What I'm seeing among the thousands of doctors we protect is the following:

    - Increased barriers to rightful compensation;

    - Increased litigation against doctors of ALL types as people look to the "lawsuit lottery" for alternative income;

    - Increasing malpractice premiums and decreasing lawsuit protection from the policy itself due to “consent to settle” and “defense inside the limits” clauses used by teh carrier to limit their own liability.

    Do people who have been harmed deserve to be compensated - of course. Are caps the right way to limit that recovery - maybe. Are lawsuits misused as an income source by MANY in the system - EVERY DAY.

    Ike Devji, J.D.

  7. Ike: As with Jim, I agree with some of what you say. I don't doubt that there are instances where juries reward plaintiffs because the doctor is "rich" and the plaintiff is "poor". And, I argued that a "rich" doctor should choose that amount of insurance that appropriately protects his personal assets; I didn't say or even intimate that policy limits "cap" recovery against a doctor. What both you and Jim fail to discuss, though, is PHYSICAL CONDUCT and INNAPPROPRIATE MEDICAL RESULTS that lead to any $3.9 million verdict. These types of sums are not paid for no reason; my experience is that attorneys who do not have the goods against a doctor will get no-caused at trial. I invite IB members to share their experiences in that regard. Your $3.9 mil statistic is misleading because it does not include an offset for "$0" awards. Are there excessive verdicts? Sure, there are. But as I said to Jim; if they shock the conscience, they can be reduced by the trial judge on a motion. I am simply saying that a $250,000 cap in ALL situations is an unjust remedy for most. Are caps being used to mistreat, misdiagnose and otherwise fail patients without adequate recourse in the legal system? EVERY DAY! Are insurance companies profiting, enormously from caps? EVERY DAY! There has to be a better way than violating a patient's constitutional right to a trial by a jury of his/her peers. Thanks for writing. Regards, Mark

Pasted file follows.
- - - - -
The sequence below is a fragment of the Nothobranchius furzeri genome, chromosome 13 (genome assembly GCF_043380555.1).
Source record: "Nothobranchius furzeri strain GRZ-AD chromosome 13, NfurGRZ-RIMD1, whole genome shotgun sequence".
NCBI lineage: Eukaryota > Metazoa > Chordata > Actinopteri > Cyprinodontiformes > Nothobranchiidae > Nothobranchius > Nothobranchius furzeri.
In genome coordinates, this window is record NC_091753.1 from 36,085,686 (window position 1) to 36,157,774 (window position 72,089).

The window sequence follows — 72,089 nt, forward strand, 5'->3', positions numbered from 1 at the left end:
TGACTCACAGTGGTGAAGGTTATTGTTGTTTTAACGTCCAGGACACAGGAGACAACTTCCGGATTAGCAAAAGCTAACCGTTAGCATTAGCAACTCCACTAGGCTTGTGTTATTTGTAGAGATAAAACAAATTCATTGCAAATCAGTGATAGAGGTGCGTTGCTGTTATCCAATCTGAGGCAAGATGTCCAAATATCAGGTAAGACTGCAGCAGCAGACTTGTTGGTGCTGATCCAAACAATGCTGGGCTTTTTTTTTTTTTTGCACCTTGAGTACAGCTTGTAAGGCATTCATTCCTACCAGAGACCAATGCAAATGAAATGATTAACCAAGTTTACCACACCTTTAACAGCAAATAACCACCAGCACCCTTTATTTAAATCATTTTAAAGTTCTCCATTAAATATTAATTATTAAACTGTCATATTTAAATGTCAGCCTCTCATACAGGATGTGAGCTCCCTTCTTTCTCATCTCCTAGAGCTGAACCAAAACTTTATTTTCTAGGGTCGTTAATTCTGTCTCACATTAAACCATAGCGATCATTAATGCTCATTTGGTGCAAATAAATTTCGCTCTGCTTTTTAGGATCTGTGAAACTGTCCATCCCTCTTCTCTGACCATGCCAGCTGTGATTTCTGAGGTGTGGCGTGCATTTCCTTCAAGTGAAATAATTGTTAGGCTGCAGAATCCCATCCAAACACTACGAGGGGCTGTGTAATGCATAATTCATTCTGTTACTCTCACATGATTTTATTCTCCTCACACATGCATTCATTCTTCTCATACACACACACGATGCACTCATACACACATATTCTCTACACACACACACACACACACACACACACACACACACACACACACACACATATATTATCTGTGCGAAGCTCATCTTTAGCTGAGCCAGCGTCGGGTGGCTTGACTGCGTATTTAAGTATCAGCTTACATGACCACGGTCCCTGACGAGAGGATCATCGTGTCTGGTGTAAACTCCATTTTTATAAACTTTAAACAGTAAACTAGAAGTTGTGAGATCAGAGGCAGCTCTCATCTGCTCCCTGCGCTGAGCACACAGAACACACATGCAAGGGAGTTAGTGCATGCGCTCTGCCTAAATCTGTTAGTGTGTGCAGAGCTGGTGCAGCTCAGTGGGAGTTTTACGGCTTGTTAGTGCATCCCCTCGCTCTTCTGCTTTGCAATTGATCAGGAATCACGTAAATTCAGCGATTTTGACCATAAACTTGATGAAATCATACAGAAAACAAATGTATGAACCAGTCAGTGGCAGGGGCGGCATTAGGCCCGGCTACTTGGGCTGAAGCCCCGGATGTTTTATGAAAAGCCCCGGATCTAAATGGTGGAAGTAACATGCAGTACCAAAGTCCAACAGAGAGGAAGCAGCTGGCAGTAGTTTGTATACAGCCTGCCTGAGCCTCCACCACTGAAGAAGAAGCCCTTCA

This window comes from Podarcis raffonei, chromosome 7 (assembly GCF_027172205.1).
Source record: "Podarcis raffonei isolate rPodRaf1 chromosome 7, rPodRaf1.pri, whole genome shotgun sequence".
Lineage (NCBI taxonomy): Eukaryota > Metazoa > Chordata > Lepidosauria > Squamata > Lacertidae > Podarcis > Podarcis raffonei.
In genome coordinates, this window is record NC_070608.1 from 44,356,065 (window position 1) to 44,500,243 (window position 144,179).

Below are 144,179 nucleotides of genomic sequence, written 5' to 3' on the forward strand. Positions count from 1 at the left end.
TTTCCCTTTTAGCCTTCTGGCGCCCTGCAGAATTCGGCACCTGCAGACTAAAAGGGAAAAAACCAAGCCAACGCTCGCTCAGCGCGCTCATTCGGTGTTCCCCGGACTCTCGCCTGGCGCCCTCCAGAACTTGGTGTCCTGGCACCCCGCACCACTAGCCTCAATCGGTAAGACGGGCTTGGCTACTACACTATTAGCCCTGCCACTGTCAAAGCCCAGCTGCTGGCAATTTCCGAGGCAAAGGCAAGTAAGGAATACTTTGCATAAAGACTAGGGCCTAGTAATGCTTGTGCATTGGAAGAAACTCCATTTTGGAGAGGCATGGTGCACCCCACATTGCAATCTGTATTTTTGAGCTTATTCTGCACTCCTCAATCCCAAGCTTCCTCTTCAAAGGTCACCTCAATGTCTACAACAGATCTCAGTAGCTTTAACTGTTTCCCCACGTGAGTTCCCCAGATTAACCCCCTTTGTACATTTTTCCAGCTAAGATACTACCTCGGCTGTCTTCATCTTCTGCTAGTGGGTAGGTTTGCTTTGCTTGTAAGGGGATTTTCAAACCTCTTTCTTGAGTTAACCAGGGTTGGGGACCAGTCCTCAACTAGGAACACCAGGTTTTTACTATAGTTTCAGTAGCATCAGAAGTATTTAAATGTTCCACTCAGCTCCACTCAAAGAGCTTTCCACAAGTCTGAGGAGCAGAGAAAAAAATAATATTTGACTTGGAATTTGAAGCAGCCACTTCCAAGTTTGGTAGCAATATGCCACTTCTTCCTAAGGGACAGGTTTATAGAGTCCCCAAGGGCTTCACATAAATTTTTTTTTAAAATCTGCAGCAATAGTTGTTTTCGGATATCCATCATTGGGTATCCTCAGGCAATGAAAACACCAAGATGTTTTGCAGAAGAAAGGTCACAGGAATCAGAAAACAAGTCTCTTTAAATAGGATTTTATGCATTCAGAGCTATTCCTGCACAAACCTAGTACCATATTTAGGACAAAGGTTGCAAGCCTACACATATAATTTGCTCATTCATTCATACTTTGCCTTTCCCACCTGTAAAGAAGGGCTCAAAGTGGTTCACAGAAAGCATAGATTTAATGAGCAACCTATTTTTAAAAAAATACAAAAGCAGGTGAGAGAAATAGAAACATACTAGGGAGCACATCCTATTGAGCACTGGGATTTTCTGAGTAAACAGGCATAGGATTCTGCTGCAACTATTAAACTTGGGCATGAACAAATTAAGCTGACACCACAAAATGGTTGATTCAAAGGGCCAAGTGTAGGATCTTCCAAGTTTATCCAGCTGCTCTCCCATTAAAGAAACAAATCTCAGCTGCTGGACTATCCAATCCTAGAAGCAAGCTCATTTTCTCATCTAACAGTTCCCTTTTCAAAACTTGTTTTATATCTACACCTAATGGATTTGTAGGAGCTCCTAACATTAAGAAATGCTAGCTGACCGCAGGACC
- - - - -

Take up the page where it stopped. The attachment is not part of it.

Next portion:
8. Gravatar for James Cool

    How is legislators weighing the value of P&S different than juries? Please explain why one is preferable to the other.

  9. Gravatar for Jim O'Hare

    This is a good discussion and wait til my wife hears that sombody agrees with me- Thanks Ike. I try to step back from all issues that I am too close to- like med mal. Difficult but try looking into the other end of the tunnel.

    A few things:

    -The cap varies by states; it is not $250k everywhere, but it is the lowest that I have seen.

    - If a jury returned a verdict for a billion dollars, would this shock your conscience and move the court to reduce it? What shocks the conscience when ARod makes $25 mil/yr

    - RE a jury of peers!! you must be kidding. The jury of peers is for the benefit of the defendant, not the plaintiff. That standard is never met. If the Dr was caught shoplifting maybe Joe the plumber is good for a juror. For understanding retrograde cholangio- pancretatograms- not so much.

    - Blacks defines peer as equal rank and station. I'd settle for a podiatrist, engineer and attorneys for peers. In 25 yrs I have never seen a Dr with a jury of peers. Never

    - In my experience, I try to always take winners to trial, and nationwide 80% of the wins go to the doctor.

    - THe idea is to make your clients whole and the value of any case is what you say yes to or the policy limit, no matter the injury. Not you personally- over the past 25 yrs.

    - I am the VP of claims for PIC, the 2nd oldest PL insurer in Florida- In biz since 2003. 2 Dozen companies have come and gone since. a tough biz.

    - What would really help is a change in forum to arbitration. Peers decide the med mal, The hollywood cinema amping up verdicts is flushed, the courts get declogged, more $ goes to the injured,premiums come down, defensive medicine is reduced and the Cubs win the world series.

    - Not palatable? why?- It removes the chance at a lotto number.

    - What would your auto insurance cost if P&S could be compensated open ended.

    By the way the cost of any case from soup to nuts results in the injured patient getting maybe 42% of the outlay. Shouldnt that # be alot higher? How about a million dollar cap?

    regards Jim

  10. Jim: Again, a lot of what you say is true. That you choose the trials and 80% of the wins go to the doctors is the point I was making to Ike. His $3.9 Mil number does not factor the no causes. I don't prefer "offensive" medicine to "defensive" medicine; I prefer that doctors adhere to the appropriate standard of care and be liable for the damage they cause when they don't. I don't want the legislature to decide what an individual's pain and suffering is worth. The "lotto number" (as you call it) risk, will, hopefully, keep doctors more careful. Hitting the lotto when you're healthy is a lot better than winning a similar sum as a quadriplegic from a botched neck surgery. Loss of life or spending the rest of your life with a condition like that is, simply, worth more than the numbers you are suggesting as 'fair'. The numbers would need to be that which sustains a reasonable standard of existence considering your condition. That's why caps (especially $250,000) are so unfair; they don't take into consideration individual situations and the possibility that more dollars will be required to maintain a reaonsable existence in the catastrophic case.